To state a claim under Section 20(a) of the Exchange Act, 15 U.S.C. § 78(t)(a) (for control person liability as to Section 10(b) claims), a plaintiff must allege (i) a primary violation by a controlled person, (ii) control by the defendant of the primary violator, and (iii) culpable participation.

Duty to Disclose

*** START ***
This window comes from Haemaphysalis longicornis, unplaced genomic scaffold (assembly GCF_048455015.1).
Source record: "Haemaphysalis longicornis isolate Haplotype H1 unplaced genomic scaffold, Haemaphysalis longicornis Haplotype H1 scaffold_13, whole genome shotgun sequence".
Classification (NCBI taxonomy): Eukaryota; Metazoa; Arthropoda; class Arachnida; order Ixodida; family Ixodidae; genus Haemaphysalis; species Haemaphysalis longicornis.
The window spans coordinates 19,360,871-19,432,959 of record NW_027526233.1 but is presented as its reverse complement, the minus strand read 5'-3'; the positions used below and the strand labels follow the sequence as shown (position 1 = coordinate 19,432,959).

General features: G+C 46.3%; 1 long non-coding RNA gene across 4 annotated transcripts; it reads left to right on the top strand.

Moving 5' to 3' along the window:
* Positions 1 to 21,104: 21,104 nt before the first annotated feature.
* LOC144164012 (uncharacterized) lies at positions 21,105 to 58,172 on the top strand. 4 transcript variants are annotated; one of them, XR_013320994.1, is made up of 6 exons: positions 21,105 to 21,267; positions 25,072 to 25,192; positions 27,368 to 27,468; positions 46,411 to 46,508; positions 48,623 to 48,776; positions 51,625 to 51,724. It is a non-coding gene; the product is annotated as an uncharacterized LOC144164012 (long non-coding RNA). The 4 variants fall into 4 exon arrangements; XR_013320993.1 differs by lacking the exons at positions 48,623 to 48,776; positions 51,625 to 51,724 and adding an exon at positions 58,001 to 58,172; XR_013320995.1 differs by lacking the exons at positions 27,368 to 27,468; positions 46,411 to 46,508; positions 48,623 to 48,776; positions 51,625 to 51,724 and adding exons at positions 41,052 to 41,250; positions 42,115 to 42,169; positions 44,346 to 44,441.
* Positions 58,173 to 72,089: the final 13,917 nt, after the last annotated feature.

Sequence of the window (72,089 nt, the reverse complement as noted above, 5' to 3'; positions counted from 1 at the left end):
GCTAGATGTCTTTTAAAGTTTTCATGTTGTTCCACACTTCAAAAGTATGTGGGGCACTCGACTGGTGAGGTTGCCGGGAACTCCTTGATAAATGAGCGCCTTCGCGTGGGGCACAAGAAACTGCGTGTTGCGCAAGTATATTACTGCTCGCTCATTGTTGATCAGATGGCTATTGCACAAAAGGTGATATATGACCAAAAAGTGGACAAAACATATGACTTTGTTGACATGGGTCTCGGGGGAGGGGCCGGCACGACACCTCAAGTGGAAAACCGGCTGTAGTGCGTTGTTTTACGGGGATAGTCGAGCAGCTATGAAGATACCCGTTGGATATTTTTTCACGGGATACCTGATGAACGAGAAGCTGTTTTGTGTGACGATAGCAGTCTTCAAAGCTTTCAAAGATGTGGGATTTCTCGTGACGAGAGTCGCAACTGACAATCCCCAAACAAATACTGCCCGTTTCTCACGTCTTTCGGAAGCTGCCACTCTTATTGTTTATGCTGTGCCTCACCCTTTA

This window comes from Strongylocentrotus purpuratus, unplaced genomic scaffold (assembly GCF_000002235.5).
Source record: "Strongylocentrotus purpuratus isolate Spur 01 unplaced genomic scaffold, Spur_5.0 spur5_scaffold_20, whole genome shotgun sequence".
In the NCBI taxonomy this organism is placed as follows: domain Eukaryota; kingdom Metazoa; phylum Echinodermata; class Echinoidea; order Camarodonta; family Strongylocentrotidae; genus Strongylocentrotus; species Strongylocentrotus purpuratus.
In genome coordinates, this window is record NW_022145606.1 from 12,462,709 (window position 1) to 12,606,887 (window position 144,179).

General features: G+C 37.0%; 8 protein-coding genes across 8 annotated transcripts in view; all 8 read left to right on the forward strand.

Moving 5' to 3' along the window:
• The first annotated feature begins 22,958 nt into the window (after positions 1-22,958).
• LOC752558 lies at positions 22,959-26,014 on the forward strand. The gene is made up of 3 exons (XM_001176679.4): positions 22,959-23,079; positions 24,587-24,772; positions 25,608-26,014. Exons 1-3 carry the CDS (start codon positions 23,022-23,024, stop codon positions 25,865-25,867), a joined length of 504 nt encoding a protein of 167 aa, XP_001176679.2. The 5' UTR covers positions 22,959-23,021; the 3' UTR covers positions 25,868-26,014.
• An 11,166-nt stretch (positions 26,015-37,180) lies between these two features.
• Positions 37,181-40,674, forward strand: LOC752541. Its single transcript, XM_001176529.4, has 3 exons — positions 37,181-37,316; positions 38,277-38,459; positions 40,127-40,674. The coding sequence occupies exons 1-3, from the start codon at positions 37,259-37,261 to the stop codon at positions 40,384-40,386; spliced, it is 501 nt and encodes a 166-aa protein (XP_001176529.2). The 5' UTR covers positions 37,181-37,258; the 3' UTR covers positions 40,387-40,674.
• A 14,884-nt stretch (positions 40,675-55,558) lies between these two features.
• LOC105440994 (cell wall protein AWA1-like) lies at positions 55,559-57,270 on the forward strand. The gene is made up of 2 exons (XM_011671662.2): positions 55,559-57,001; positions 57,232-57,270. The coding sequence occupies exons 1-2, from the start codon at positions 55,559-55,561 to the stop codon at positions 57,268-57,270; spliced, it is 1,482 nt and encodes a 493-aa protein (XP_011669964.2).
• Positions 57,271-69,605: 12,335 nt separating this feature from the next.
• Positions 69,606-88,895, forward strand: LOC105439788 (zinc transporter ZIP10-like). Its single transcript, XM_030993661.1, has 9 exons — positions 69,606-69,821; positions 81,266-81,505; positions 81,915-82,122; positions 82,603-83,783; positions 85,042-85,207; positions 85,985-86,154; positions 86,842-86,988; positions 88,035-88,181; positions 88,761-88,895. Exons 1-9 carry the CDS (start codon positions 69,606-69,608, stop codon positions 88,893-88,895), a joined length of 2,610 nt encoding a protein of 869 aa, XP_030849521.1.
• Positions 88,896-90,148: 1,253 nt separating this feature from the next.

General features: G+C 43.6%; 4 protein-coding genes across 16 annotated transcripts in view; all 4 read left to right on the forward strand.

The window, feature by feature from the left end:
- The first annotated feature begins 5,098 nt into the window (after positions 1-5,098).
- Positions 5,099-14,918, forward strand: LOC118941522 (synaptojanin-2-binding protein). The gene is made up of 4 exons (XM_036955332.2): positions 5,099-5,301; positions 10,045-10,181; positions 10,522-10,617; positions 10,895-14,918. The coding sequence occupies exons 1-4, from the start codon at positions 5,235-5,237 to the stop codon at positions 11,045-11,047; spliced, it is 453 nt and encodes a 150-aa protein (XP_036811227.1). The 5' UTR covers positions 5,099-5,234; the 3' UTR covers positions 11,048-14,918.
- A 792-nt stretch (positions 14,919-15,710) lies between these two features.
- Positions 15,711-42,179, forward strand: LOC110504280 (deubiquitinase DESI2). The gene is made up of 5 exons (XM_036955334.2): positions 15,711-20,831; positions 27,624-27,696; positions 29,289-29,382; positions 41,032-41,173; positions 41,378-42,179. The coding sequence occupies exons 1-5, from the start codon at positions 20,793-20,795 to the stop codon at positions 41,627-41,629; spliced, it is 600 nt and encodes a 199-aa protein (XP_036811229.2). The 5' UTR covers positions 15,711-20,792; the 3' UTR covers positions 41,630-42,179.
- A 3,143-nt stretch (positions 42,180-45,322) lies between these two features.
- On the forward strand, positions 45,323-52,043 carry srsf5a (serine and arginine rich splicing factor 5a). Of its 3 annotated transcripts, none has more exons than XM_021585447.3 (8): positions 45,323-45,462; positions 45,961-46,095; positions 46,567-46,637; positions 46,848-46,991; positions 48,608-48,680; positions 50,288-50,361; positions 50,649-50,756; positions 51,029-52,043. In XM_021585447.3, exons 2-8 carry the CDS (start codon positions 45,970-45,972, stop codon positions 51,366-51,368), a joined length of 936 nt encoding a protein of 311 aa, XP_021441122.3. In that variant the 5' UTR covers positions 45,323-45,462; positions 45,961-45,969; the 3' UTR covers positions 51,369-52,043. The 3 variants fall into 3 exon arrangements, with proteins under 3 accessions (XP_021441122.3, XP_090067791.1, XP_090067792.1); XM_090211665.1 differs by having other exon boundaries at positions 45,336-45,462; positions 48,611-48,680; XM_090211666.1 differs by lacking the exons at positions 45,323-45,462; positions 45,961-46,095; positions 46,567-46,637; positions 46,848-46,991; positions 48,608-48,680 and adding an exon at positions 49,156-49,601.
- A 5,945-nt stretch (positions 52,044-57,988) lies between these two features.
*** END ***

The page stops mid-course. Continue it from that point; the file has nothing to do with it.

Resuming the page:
Plaintiffs argue that Defendants had a duty to disclose the Company's low level of EPM sales and their continuing or likely failure to meet the revenue metrics. For purposes of Section 10(b), "[s]ilence, absent a duty to disclose, is not misleading," Basic Inc. v. Levinson, 485 U.S. 224, 239 n.17 (1988), and an omission is actionable under the securities laws only when the Defendant was subject to a duty to disclose. See In re Time Warner Inc. Securities Litigation, 9 F.3d 259, 267 (2d Cir. 1993) ("[A] corporation is not required to disclose a fact merely because a reasonable investor would very much like to know that fact."). Thus, "[t]he initial inquiry in each case is what duty of disclosure the law should impose upon the person being sued." Chris-Craft Indus. Inc. v. Piper Aircraft Corp., 480 F.2d 341, 363 (2d Cir. 1973). Courts in this Circuit have identified a number of circumstances in the securities context where a duty to disclose arises, including statutorily created disclosure duties, when disclosure is necessary to make prior statements not misleading, when it is necessary to update statements that may have become misleading as the result of intervening events or the passage of time, when an insider seeks to trade on the basis of information known only to her, and the presence of certain fiduciary relationships. See In re Initial Public Offering Securities Litigation, 241 F. Supp. 2d 281, 381 n.150 (S.D.N.Y. 2003) (collecting cases).